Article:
3.3. Patterson function peak threshold
Our next step was to investigate the correlation of pdb-TNCS(r°) with the peak heights in the Patterson function. Fig. 3 shows the histograms for the distribution of top non-origin Patterson function peak heights. Results are shown for Patterson functions calculated with data between 5 and 10 Å resolution and with different pdb-TNCS(r°) angular tolerances. Other resolution ranges are shown in Supplementary Fig. S1. The top non-origin peak was expressed as a percentage of the height of the Patterson function origin peak and as a Z-score value (the number of standard deviations above the mean value). For pdb-TNCS(2°), the histogram showed that the traditional Patterson 20% of the origin peak threshold was broadly correct; this gave an accuracy (defined below) of 96%. However, for pdb-TNCS(15°) the accuracy began to break down (94%), and by pdb-TNCS(20°) it was only 92%.
We used a decision tree (Breiman et al., 1984), which is a predictive modelling approach used in statistics, data mining and machine learning, to develop criteria for distinguishing between the presence and absence of TNCS (Fig. 4). The database was divided randomly into a training set (75%) and a test set (25%). The Gini index (equation 1) was used as a criterion for calculating discrimination. The Gini index is a measure of statistical dispersion defined as twice the area between the receiver operating characteristic (ROC) curve and its diagonal:
The training set was used to train the algorithm, and included information on pdb-TNCS(r°) and the highest non-origin Patterson function peaks. The algorithm resulting from the decision tree was then applied to the test set, which only had the information for the highest non-origin Patterson function peak. Since there was only one parameter to fit for each decision tree (the height of the Patterson function peak) we did not need cross-validation to avoid overfitting. A confusion matrix was generated in order to compute the accuracy (ACC), sensitivity (SN), false-positive rate (FPR) and precision (PREC) of the algorithm, where, given that TP are true positives, TN are true negatives, FP are false positives and FN are false negatives,
The Patterson function resolution ranges explored were 3–10, 4–10, 5–10, 3–15, 4–15 and 5–15 Å. Following our study of the length of TNCS vectors, only peaks further than 15 Å from the origin peak were accepted.
Tables 3 and 4 show that whatever the Patterson function resolution or pdb-TNCS(r°) rotational tolerance, suitable Patterson function thresholds based on either percentage of the origin peak or Z-scores could be found for high-accuracy decision making; we call the associated threshold t values the Patterson-t% and Patterson-Zt, respectively. Smaller rotational tolerances favoured the use of higher resolution data. Except for five cases highlighted in Table 4, the Patterson-Zt gave slightly higher accuracies than the Patterson-t%.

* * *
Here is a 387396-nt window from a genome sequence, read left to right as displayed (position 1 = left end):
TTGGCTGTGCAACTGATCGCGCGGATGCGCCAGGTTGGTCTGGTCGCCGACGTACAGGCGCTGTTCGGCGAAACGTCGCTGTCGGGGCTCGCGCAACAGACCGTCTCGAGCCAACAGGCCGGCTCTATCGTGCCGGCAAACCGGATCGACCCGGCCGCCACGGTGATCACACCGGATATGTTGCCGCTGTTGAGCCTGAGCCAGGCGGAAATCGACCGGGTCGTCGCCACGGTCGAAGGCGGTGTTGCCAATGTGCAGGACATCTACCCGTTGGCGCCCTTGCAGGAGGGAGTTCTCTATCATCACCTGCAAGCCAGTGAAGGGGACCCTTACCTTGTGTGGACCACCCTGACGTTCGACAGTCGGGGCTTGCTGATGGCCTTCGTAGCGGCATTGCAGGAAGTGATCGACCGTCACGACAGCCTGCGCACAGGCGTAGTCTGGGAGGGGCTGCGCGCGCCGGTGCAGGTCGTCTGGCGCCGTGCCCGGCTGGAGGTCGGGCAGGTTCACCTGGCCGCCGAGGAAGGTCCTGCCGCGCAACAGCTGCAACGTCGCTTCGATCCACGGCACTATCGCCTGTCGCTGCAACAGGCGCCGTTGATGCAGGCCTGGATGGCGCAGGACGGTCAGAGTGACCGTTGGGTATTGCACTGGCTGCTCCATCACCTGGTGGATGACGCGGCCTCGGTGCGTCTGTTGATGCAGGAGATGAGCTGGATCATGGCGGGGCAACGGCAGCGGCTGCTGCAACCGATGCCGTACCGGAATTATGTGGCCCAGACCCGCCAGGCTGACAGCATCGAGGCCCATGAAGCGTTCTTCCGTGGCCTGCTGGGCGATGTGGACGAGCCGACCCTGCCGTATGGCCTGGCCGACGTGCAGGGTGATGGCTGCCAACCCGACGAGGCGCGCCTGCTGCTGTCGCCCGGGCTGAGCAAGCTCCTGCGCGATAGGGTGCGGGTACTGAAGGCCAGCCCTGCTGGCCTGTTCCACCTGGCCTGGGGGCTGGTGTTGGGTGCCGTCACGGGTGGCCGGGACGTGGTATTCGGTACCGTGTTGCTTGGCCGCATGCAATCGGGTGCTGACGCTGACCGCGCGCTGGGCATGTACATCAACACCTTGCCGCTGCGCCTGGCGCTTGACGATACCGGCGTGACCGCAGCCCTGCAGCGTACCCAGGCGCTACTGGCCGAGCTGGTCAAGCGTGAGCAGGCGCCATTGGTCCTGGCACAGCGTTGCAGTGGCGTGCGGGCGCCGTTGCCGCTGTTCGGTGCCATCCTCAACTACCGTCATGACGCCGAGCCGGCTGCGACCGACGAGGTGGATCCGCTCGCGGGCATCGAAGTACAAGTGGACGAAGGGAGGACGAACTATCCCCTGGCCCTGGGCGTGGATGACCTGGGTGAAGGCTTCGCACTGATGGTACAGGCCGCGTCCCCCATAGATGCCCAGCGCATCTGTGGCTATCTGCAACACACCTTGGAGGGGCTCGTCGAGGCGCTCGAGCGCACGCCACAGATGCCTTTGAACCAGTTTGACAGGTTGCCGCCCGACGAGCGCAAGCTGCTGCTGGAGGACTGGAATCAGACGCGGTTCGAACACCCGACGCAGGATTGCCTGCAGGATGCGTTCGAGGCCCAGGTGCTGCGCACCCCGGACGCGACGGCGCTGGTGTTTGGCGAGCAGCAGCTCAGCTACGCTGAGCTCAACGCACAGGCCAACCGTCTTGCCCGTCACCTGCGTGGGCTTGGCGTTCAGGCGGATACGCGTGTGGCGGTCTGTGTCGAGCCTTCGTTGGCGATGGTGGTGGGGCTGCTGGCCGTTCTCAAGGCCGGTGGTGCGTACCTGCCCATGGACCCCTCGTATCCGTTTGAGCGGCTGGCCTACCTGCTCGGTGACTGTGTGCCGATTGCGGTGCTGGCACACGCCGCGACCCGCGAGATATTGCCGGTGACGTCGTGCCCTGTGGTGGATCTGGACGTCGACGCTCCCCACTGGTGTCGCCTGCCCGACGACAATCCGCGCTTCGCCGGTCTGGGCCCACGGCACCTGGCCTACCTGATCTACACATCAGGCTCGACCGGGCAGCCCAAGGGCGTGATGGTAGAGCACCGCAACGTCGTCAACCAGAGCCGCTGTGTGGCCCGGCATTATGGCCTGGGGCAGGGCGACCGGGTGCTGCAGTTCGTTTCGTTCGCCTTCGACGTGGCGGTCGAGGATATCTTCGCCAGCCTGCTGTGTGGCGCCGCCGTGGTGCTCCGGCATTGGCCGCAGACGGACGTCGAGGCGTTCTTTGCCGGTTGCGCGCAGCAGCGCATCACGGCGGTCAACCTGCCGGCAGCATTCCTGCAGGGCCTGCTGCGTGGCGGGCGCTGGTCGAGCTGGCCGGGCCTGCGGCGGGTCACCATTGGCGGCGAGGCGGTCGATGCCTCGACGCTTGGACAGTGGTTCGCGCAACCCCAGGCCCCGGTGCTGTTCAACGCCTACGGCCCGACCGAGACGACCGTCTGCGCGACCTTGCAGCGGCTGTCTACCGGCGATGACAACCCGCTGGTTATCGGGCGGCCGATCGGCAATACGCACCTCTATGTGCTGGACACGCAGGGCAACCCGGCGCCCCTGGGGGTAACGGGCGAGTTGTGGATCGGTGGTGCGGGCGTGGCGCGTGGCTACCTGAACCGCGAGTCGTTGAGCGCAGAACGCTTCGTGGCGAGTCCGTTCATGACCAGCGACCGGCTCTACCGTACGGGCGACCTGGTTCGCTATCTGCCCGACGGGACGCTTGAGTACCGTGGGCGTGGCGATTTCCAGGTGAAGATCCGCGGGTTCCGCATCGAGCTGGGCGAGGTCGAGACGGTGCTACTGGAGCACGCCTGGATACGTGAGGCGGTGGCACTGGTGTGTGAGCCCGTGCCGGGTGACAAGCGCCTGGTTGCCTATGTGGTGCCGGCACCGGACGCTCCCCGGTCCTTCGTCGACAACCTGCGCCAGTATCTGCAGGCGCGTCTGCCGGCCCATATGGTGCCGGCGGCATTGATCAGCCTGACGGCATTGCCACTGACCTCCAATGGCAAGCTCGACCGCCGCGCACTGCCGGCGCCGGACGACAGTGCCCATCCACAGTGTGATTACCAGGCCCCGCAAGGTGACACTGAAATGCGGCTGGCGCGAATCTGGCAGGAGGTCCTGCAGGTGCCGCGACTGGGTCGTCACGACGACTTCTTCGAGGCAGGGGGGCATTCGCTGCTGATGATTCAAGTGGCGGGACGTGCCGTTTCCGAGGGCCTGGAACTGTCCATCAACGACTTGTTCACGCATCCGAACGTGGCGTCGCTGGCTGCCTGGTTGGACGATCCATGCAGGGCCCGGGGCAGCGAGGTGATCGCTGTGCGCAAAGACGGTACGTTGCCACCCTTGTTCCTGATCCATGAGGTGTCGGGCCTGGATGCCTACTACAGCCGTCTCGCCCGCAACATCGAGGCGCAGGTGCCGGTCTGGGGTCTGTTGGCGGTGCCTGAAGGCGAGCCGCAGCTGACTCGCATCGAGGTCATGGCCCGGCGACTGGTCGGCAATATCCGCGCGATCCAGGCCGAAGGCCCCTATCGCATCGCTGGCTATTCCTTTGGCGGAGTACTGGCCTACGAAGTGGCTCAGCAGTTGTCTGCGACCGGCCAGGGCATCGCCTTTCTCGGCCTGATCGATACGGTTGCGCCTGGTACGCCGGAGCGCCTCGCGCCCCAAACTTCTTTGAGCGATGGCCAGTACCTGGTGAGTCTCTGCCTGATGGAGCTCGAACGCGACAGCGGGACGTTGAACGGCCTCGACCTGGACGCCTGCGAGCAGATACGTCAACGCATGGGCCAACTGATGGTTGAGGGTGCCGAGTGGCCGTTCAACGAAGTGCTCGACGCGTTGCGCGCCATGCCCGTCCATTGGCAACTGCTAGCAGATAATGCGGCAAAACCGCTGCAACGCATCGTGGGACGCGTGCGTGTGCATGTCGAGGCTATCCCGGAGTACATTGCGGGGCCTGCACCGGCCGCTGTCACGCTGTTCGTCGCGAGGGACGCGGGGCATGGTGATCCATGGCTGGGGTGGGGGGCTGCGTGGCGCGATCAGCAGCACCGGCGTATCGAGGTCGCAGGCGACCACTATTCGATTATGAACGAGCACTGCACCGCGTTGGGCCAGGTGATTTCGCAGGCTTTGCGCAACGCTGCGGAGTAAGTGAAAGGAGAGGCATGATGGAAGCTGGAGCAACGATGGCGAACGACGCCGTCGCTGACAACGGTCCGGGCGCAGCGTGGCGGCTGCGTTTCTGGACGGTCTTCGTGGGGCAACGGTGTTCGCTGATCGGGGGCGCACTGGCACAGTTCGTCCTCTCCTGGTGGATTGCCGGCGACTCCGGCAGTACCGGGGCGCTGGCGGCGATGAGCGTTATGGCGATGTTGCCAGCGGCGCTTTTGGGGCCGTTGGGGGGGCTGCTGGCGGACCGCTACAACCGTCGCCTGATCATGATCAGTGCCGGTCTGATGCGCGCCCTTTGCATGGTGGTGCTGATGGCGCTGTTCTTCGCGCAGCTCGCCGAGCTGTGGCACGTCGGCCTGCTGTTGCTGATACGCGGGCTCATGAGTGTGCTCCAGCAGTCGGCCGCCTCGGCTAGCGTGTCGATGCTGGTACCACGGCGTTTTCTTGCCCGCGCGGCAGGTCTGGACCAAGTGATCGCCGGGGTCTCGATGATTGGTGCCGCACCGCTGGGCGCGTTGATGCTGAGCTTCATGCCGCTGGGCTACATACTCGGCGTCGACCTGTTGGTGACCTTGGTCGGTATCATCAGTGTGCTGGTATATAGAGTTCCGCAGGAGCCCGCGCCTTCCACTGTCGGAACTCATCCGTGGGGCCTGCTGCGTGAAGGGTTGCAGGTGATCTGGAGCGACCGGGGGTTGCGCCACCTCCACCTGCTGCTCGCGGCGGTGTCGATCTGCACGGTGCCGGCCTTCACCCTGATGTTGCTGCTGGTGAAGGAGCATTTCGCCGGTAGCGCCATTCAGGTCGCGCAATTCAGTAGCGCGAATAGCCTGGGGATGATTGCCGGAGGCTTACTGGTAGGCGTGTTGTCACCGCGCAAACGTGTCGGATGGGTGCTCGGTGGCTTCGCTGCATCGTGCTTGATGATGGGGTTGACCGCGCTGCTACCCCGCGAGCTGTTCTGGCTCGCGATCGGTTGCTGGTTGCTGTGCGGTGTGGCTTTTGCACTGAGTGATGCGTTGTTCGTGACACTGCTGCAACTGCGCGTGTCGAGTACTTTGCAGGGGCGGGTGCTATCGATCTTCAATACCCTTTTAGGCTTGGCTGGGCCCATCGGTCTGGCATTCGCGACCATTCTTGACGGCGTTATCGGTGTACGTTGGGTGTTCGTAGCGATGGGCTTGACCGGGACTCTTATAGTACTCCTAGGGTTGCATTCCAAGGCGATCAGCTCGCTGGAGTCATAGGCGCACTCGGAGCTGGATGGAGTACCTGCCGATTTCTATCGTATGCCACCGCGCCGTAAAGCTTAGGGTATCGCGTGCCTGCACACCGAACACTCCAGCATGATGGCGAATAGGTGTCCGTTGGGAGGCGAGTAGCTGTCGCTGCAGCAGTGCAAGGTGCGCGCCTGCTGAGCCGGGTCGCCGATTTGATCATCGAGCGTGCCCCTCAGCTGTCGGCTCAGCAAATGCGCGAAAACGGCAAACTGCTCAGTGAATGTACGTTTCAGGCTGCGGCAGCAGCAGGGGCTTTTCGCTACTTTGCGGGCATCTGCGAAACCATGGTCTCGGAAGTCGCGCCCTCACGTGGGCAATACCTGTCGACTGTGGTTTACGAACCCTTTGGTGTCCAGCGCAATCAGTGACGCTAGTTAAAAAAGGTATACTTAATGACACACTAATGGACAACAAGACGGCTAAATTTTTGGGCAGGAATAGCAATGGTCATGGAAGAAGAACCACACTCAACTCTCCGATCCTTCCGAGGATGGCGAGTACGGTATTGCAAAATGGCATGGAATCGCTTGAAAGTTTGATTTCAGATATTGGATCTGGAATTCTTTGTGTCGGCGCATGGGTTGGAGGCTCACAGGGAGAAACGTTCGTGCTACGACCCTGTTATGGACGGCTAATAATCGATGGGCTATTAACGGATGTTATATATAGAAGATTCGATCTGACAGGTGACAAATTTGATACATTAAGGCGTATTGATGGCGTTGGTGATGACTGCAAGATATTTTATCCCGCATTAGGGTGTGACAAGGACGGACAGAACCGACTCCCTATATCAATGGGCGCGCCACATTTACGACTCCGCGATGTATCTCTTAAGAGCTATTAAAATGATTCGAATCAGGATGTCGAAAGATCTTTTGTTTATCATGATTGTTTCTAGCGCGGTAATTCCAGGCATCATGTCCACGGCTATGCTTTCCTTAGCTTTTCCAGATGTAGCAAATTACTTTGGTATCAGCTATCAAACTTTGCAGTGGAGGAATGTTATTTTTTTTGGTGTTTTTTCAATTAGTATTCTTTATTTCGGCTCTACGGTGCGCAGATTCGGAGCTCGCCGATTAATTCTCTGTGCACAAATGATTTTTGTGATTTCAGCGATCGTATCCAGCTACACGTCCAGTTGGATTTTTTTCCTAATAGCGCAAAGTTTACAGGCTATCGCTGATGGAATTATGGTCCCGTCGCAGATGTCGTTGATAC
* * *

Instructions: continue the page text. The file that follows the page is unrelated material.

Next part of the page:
Taking pdb-TNCS(10°) as a useful measure of TNCS, the best predictions, which had 97.6% accuracy (equation 2), used Patterson functions calculated between 5 and 15 Å resolution and a Patterson-Zt threshold where t = 11.36. Only slightly poorer accuracy, 96.5%, could be obtained using the traditional 5–10 Å resolution range and a Patterson-t% threshold, but this required t = 16.8% rather than t = 20%, implying that the previous Patterson-t% threshold for TNCS was too conservative. Since altering the resolution range and using a Patterson-Zt threshold had only a marginal effect on accuracy, we decided to use the traditional 5–10 Å resolution range and Patterson-t% threshold for our algorithm, although with a lowered threshold value. Using the narrower resolution range also guards against any technical problems when collecting the low-resolution data.
The false positives and false negatives were further investigated. The sensitivity (equation 3) of the algorithm was 85% and the precision (equation 4) was 88%, while the false-positive rate (equation 5) was 1%, indicating that the algorithm identifies cases of no TNCS exceptionally well, but fails to identify some cases with TNCS. With only one parameter to fit, there is a simple trade-off between identifying false negatives and false positives. The bias in the classifier towards no TNCS comes about because the database contains a higher proportion of structures without TNCS. If we assume that novel data sets will be no more biased towards having TNCS than deposited structures, then the bias is appropriate for accuracy. It is possible that the proportion of crystals that grow with TNCS is higher than that represented by the database because these structures are less likely to be solved; however, we cannot quantify this.
Both false positives and false negatives will impact structure solution by molecular replacement or experimental phasing.